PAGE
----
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Great Lakes Theater "The Merry Wives of Windsor," 2014

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Showing blog posts tagged with "Race"

Artists and Audiences Gain from Diverse Theater Scene

Karamu House; "Rasheeda Speaking"

Cross-pollination among artists is always beneficial for everyone involved, including the spectators who experience the final results. Within the theater, Terrence Spivey, artistic director at Shore Cultural Centre and former artistic director at Karamu House, the oldest African-American theater in the US, knows the immeasurable value of collaboration.

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Categories: collaboration, Race, research, Theater | comments

Speak For Yourself (Guest blog by Imad Rahman)

One of the most common logical fallacies some writers of color, or some writers of color born outside the U.S., encounter is one of representation (this is somewhat akin to the ‘You speak English very well’ conversational gambit some well-meaning strangers employ). You are automatically drafted into the position of ambassador, or spokesperson, for your entire ethnic community. You are supposed to write about them, voice their concerns, represent their emotional truths, chart their logistical realities, reveal their deepest darkest secrets, make them accessible through their flaws. In short, a personal truth is expected to become the Universal Truth. And truth, of course, is much murkier than a zero-sum game.

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Categories: literature, Race, Storytelling, writer | comments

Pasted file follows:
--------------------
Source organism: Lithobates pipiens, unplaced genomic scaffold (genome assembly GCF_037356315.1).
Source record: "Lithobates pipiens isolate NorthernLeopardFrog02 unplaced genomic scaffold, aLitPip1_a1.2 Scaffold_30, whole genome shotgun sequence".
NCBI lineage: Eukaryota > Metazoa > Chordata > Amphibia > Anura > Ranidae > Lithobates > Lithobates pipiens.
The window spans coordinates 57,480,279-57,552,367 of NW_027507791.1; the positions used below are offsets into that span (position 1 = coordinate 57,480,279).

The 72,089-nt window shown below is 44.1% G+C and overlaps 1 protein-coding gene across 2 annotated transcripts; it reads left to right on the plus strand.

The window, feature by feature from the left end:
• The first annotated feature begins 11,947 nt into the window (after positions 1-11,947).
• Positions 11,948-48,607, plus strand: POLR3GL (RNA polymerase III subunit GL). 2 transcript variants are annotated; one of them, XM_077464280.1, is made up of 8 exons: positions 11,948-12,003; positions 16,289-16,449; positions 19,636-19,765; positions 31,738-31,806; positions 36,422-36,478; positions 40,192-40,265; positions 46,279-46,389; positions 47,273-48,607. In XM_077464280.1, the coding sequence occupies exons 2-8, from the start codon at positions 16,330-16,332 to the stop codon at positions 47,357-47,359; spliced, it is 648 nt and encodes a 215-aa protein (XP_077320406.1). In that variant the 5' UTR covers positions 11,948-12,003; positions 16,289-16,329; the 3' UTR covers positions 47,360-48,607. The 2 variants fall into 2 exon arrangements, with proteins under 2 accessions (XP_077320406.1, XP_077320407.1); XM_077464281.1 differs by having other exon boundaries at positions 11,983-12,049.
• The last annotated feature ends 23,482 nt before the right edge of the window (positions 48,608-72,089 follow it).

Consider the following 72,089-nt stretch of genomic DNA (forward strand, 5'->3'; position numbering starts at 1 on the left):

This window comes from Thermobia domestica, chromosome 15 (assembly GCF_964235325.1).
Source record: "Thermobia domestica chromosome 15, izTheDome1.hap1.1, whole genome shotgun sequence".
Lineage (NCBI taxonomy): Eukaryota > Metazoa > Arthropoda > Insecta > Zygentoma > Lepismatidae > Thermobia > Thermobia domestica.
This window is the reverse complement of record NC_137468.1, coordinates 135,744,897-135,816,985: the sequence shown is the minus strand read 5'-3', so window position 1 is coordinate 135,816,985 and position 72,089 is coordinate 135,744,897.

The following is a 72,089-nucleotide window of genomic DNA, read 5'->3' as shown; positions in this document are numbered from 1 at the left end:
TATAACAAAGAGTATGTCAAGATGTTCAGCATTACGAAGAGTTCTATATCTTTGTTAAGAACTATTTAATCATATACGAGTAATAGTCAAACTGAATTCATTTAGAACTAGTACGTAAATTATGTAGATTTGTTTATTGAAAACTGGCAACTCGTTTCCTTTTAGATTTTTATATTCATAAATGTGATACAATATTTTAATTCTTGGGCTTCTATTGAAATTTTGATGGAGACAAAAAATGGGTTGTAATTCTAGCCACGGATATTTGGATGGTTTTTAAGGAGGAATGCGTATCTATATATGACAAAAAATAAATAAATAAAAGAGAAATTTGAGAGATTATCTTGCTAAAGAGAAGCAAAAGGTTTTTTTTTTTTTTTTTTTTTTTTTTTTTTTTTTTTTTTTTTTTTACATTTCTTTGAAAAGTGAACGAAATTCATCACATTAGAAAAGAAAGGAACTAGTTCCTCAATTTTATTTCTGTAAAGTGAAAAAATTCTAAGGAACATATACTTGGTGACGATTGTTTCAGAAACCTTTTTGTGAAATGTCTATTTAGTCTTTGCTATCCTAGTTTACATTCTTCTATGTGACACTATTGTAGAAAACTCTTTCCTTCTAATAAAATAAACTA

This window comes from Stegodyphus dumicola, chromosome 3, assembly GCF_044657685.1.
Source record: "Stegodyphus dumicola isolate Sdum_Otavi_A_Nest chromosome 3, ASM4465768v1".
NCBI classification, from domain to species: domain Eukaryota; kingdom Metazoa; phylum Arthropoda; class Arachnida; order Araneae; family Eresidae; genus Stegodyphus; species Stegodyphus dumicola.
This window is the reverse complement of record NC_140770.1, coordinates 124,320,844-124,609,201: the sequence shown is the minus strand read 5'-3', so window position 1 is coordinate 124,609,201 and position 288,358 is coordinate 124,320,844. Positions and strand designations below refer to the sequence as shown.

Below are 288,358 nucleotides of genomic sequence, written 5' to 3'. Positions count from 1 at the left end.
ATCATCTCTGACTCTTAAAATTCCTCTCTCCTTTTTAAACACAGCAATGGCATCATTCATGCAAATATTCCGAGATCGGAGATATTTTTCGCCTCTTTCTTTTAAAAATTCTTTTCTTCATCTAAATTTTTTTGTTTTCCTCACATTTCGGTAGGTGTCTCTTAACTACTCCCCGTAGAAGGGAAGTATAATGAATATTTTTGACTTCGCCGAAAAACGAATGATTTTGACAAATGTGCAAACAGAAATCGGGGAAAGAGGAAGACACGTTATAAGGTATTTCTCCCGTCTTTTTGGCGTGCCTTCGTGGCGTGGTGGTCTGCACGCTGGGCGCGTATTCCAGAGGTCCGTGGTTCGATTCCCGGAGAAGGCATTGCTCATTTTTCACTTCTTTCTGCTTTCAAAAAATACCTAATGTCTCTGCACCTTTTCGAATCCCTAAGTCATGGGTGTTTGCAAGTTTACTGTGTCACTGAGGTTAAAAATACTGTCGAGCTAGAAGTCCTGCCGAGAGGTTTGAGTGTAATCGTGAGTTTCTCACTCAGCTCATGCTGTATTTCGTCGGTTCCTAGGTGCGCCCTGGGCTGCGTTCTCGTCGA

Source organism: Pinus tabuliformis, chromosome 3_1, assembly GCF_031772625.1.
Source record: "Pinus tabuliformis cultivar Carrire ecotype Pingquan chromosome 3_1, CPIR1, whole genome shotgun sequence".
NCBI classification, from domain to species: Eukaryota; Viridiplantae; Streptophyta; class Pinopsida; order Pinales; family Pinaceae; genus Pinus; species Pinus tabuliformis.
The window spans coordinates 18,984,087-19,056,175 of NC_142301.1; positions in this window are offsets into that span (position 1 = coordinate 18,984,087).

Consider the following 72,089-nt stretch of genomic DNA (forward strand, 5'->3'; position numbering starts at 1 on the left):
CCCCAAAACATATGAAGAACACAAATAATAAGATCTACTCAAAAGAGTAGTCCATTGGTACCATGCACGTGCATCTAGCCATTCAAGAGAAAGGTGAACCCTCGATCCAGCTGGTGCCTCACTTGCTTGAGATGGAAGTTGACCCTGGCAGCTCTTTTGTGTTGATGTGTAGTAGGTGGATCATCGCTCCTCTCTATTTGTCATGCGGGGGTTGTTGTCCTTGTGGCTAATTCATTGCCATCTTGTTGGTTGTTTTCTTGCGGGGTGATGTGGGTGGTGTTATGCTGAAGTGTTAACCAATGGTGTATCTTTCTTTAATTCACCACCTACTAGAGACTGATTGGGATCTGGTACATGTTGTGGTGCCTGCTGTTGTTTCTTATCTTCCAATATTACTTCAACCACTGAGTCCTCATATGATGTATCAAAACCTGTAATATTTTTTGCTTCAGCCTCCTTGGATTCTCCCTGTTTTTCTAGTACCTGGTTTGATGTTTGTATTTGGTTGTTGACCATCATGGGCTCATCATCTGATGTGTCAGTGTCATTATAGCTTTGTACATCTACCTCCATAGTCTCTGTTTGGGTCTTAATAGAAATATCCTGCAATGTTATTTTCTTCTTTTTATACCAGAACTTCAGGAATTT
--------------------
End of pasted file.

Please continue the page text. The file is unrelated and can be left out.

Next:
It's not about my feelings

Photo by Steve Wagner

"Incendiaries" photo by Steve Wagner

I’m fortunate to be part of an artistic community that values and supports risky experimental work. By risky, I mean just that. There is a fair portion of this work that fails. It may confuse or perhaps even offend the audience. But that is what artists and innovators do, they embark on journeys often unsure of where they will end up.

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Categories: innovation, Neighborhoods, Race, Storytelling | comments

Artist Stereotypes

A few weeks ago, I ran across a story titled “Artists Frustrated With Being Put in a Black Box”. The story, by David C. Barnett (WCPN), featured artist choreographer, Dianne McIntyre among other local talents. I met Dianne during her Fellowship in 2010. She is a world renown, Guggenheim-award-winning, trail-blazing choreographer. She is also welcoming, dedicated and all-around wonderful, as most of the other artists I’ve worked with. But I admit the concerns in this article never would have crossed my mind at the time.

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Categories: art therapy, Artists, creative placemaking, creativity, culture, innovation, Race, Storytelling | comments

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